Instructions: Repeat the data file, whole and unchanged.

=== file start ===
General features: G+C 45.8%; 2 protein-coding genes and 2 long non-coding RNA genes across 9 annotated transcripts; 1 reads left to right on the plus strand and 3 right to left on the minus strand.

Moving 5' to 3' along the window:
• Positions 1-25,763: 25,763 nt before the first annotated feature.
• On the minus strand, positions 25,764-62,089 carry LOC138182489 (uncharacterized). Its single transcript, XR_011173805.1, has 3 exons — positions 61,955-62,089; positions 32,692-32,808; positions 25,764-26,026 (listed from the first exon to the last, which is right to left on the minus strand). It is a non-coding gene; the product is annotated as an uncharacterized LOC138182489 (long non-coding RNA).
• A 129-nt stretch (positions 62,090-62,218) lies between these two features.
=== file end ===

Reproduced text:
General features: G+C 45.8%; 2 protein-coding genes and 2 long non-coding RNA genes across 9 annotated transcripts; 1 reads left to right on the plus strand and 3 right to left on the minus strand.

Moving 5' to 3' along the window:
• Positions 1-25,763: 25,763 nt before the first annotated feature.
• On the minus strand, positions 25,764-62,089 carry LOC138182489 (uncharacterized). Its single transcript, XR_011173805.1, has 3 exons — positions 61,955-62,089; positions 32,692-32,808; positions 25,764-26,026 (listed from the first exon to the last, which is right to left on the minus strand). It is a non-coding gene; the product is annotated as an uncharacterized LOC138182489 (long non-coding RNA).
• A 129-nt stretch (positions 62,090-62,218) lies between these two features.